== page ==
The trail went down into Cheshire where we decided to stop and try to get medical attention for MA. We stopped for a moment at the Cheese Monument which commemorates a big cheese that was given to Thomas Jefferson. The trail turned down a side street but we continued on a half block to the hostel at St. Mary of the Assumption Church. The parish permits hikers to sleep in the church hall situated behind the church off the back parking lot. The hall has a tile floor and the only amenity is a washroom.
After leaving our packs in the hostel, we rang the bell at the rectory but there was no answer. There was no grocery store here and the map in the Companion only showed one restaurant which turned out to be closed on Mondays. It also mentioned that a convenience store sold deli sandwiches, but it no longer did. The store directed us however to a restaurant that turned out to be a mile from the church. On the way back to the church we replenished our snacks at a small store.
We rested the remainder of the afternoon and I checked at the rectory once in a while. Around 5 pm, I found a man, who I presumed was the priest, reading in a lawn chair next to the rectory. I asked if there was a doctor or medical clinic in town. He said that the closest one was in Pittsfield. I went back to tell MA. He then appeared and apologized, saying he had finally realized that we had no vehicle.
Father David drove us the 20 miles or so to the Hospital and waited with us for over three hours in the emergency room. MA got a prescription for medication including antibiotics and we then drove through Pittsfield to the only late night pharmacy. We then treated him to supper at the nearby Friendly's. We did not get back to the church until well past 11 pm. I should mention that we had not been able to shower before going to the hospital but had at least washed up in the sink.
What a wonderful trail angel for being so helpful to strangers. Father David is not the pastor at that church but was simply replacing for a few weeks. He is actually the chaplain at a hospital in Albany NY. We had wonderful conversations on a number of topics, including theology, and his candid comments certainly shattered some stereotypes in my mind.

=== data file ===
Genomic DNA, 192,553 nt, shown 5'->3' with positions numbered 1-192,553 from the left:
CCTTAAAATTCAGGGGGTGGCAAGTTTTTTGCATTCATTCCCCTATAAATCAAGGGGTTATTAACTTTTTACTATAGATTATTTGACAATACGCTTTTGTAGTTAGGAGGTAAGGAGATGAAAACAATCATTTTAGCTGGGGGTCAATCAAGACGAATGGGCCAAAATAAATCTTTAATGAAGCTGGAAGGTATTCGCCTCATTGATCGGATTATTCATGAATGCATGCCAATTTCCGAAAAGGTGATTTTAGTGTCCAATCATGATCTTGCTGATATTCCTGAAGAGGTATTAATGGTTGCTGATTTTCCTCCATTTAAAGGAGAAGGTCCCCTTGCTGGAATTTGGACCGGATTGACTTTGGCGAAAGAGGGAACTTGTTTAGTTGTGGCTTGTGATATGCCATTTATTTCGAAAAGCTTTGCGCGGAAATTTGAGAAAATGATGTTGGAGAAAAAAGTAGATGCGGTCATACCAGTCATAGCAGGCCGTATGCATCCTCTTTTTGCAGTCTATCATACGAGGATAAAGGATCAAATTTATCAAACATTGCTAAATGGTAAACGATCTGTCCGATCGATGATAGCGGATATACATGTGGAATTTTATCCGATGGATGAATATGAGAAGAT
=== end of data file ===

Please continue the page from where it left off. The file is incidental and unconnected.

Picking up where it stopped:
During the night, we were woken by someone emerging from a small room at the end of the hall. We found out in the morning that it was an elderly couple who were section hiking south. They had run into problems and became worried but someone had picked them up and driven them here. I told them the trail motto was not to sweat the small stuff, everything always works out. Father David came in to see us before mass, and we said our final goodbyes and thank yous.
The trail took us through town, then across a field with waist high grass next to the community center, and then it crossed a highway and started climbing. It was a continual climb, as we rose 2500 feet to the top of Mount Greylock. The map shows that we actually went up the side of two other mountains on the way up. The walking was good, the incline was mostly gradual and we were on a path. We went in and out of woods as we climbed and we were now seeing spruce trees. Some of the clearings are boggy. When we came into the open, we would sometimes get glimpses of the summit. We were passed by three day hikers and then leapfrogged with them.
We finally got to the top around noon, 17 days after we had been here for the wedding. We ate lunch at a picnic table in the lodge's large enclosed porch, surrounded by tourists. We had a nice conversation with a couple whose son had done the trail 4 years before. The hiker box had nothing useful, containing the usual assortment of oatmeal and unidentified bags of dry soup. Before leaving, I called to reserve a room for that night at the Redwood Motel where we had stayed during our trip to the wedding
The hike down commenced with a search for the trail's path around the work being done to the tower and sidewalks. The descent consisted of a number of steep drops for the first 3.5 miles until Notch Road, the north road up the mountain. We went to Wilbur Clearing Lean-to where I had left a note to SMOKEY JOE and MOM and all our friends when we were here for the wedding. There was a great reply from MOM, updating us on her health and progress, as well as that of her son CHIEF NO PECS.
The trail then climbed a little before making a final drop of 2000 feet over a distance of 2 miles to North Adams where it proceeded a half mile along a residential street. We got off the trail, walking another half mile down the main street to the motel. It was a 14 mile day and MA was tired. We decided to vegetate in the motel because the inexpensive restaurants were too far to walk. I went to the supermarket across the street to get some supplies and to pick up something for supper from the deli counter and salad bar. I also bought myself a special treat: a two pound package of cheap white cream filled cookies. We don't buy these at home because I am addicted to them and tend to binge. That night I ate nearly half the package in front of the TV and started to get a sugar headache.
We walked to the Garage sub shop for breakfast, spent the morning in our room (I ate more cookies), and then returned there for lunch on our way back to the trail around noon. The trail crossed the Hoosic river on a pedestrian bridge and then we had a short road walk before going back into the woods and climbing 1800 feet to the Vermont border. It was hard to believe we were entering our 12th state and had less than 600 miles to our goal. The dark forest was lush and green and the ground was soft beneath our feet.
The 270 mile Long Trail begins at the Massachusetts-Vermont border and goes all the way to the Canadian border. It shares the same route as the Appalachian Trail for 104 miles, and then the AT goes east while the LT continues north. We would meet a number of Long Trail hikers over the next week or so.